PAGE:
Whether you watch it or not, when Love Island lands, you can’t avoid the drama from the villa. It’s everywhere. But whilst the show is all about finding ‘the one’, the legacy of the isle of love is marred by tragedy.
The passing of Caroline Flack, whilst not directly related to the show, really shone the light on the welfare of the islanders, which was originally bought into question after the tragic deaths of Sophie Gradon and Mike Thalassitis.
The current series, is the first full series since the be kind movement took flight and the shows protection of contestants in regard to their mental health and wellbeing is said to have been stepped up. Lo and behold, on just the first week of the new series, Love Island took to it’s social media platforms to release statement reminding people to think before they post, following strong reactions to Chloe’s arrival in the villa.
Initially I was impressed. But then I got to thinking. Is the show being a little hypocritical? Does the whole format need a re-think if they are truly going to practice what they preach and be kind?
With the show designed for entertainment, it compromises the protection of the contestants and opens them up to a whole new world; one which some will deal with really well and some won’t at all.
Let’s look at the challenges – already this week, we’ve learnt that PE teach Hugo has had sex in a road, and kissed 10 girls on a night out. Some may say, the revelation of these secrets is bad enough, but following the episode, the school Hugo was placed with, swiftly released a statement saying he would not be returning post villa. So now not only have his secrets been aired, but his career prospects have taken a knock too. Ok, so he might not need to go back to teaching but that kind of public statement and judgement is bound to affect even the most resilient of people.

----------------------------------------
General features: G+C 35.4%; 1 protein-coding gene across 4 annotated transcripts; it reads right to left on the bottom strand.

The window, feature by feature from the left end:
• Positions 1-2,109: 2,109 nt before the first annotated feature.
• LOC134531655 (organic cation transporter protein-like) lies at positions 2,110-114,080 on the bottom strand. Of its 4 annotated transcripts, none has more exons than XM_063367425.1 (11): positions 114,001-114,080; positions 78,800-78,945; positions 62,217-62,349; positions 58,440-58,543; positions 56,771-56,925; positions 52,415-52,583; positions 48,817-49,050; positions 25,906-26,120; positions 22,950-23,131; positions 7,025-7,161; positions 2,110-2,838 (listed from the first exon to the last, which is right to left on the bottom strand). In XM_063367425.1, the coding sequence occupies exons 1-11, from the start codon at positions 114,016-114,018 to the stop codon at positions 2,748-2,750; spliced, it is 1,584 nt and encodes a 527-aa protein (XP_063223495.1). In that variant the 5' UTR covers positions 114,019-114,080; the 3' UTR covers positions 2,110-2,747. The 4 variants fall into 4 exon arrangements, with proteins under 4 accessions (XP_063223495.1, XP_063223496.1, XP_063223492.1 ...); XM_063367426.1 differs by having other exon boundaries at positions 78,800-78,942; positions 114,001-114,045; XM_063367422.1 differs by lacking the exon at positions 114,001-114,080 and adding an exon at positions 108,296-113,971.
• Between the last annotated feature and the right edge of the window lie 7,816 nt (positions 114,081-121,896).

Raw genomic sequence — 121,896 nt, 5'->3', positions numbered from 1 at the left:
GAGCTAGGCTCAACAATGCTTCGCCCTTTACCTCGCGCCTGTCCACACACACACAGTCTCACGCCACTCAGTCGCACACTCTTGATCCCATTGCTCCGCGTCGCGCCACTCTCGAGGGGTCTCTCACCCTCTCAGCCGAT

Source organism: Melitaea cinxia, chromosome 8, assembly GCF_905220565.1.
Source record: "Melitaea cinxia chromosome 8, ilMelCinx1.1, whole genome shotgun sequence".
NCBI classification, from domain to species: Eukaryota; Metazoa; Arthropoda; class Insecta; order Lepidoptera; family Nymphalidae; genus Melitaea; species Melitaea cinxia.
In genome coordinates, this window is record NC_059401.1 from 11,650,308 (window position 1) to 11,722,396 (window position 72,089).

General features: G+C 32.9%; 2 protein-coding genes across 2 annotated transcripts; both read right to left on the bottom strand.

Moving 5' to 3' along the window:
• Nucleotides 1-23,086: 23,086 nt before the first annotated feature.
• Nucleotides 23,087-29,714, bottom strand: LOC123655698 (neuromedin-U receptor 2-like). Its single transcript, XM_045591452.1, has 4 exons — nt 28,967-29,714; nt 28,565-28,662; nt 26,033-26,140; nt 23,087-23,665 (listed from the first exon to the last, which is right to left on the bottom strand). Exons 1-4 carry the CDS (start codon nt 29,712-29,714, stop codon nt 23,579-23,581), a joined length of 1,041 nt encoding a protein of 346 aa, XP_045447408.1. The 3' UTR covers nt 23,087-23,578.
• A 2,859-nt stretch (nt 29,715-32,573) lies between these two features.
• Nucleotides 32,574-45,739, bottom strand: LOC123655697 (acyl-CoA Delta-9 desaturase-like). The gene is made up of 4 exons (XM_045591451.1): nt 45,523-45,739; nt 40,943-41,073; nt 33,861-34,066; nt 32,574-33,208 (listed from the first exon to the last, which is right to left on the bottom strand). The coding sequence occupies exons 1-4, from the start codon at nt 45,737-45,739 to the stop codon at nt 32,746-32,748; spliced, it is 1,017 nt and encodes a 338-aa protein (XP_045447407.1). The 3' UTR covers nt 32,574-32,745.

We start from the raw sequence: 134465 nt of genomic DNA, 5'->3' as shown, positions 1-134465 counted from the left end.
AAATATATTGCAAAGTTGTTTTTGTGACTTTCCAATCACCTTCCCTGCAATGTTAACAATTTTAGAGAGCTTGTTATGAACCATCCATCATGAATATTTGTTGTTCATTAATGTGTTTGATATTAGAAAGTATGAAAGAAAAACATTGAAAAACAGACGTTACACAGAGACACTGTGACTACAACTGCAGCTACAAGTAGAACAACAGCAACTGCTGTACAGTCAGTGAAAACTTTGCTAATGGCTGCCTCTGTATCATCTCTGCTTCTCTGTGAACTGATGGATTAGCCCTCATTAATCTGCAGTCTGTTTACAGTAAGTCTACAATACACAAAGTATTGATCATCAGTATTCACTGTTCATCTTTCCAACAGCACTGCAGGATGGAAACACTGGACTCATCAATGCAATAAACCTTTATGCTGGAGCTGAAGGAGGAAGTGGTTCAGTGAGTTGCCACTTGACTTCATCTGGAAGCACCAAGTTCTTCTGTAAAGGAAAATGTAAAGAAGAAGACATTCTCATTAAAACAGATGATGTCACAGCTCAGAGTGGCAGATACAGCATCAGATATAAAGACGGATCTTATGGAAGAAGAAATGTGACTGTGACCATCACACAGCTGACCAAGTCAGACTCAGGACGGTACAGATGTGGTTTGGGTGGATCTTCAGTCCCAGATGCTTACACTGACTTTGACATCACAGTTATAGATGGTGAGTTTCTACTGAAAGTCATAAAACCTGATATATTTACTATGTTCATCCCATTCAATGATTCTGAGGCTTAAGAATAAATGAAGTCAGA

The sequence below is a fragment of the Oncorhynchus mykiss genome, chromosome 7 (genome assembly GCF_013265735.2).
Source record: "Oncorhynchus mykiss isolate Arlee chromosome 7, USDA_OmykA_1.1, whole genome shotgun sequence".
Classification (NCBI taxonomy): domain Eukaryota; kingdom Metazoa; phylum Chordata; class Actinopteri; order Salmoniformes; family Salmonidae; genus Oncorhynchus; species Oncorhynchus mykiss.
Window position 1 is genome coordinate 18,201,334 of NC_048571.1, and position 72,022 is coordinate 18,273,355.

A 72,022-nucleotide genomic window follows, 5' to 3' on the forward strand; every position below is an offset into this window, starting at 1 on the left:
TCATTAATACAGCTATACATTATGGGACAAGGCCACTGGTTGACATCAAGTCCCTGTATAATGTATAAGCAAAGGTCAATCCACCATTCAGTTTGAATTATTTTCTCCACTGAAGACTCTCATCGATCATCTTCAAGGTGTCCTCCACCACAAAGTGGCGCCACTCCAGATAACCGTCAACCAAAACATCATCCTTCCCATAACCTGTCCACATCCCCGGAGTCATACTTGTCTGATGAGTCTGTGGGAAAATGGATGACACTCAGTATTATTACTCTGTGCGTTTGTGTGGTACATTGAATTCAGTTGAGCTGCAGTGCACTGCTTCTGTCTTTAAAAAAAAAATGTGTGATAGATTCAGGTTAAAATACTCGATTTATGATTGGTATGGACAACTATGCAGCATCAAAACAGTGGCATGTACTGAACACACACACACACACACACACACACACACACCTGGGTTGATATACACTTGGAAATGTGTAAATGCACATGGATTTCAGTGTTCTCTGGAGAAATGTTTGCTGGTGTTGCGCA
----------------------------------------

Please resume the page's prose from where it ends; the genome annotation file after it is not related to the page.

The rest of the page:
I understand the islanders have agreed for these confessions to be aired, however, it’s one thing to share that with a production team, and another entirely to have them aired for all to hear and judge.
Another moment that stood out during the first week for the wrong reason was during the first beer pong game of the series. Brad was dared to kiss the girl he fancied the most, followed by the girl he fancied the least. Is this a ‘kind’ challenge? I think not. Faye seemed to handle it with a large helping of feistiness, but to be singled out like that in front of everyone is bound to have hurt.
Talking of being singled out in front of everyone, watching poor Hugo being completely left out in the Line of Booty challenge was not entertainment. It was humiliating and awkward and certainly not kind.
Those are just a couple of examples, and there have been more in these first 12 days, and I’m sure even more to come.
In previous series, one of the most potentially damaging challenges has been the headline game, where real headlines, articles or tweets are shared based on the events in the villa. We’ve all seen how much of an impact this has, and if we’re honest, I’m sure we all love the drama, but this game penetrates the island bubble and reveals some of the unkind rumours waiting for them on the outside. I wonder if they will keep this challenge in this time round, is it necessary? No. Is it kind? No.
On the surface, the idea of the show is great. As someone who loves love, watching people get the feels, get giddy and genuinely find connections with people is lovely. And obviously, love isn’t all roses and happiness, but the concept pitches women against women, in competition for the men and vice versa, which isn’t kind.
Of course, one of the biggest factors for islanders is the public reaction, trolls who get some kind of kick out of puling apart someone else, and there’s not much a production can do about them sliding into their DMs, but I feel their responsibility lies in how these people are portrayed. Editing plays a huge part in creating villains, building drama and developing ‘storylines’. Is everything really necessary to show? Is everything really as it seems? And should we feel bad for finding it so entertaining?
I, for one, do hope it continues – sometimes the summer of love is just what we need, but I do think Love Island needs to rethink its final destination, and head to kinder shores before it gets a one way ticket off our screens.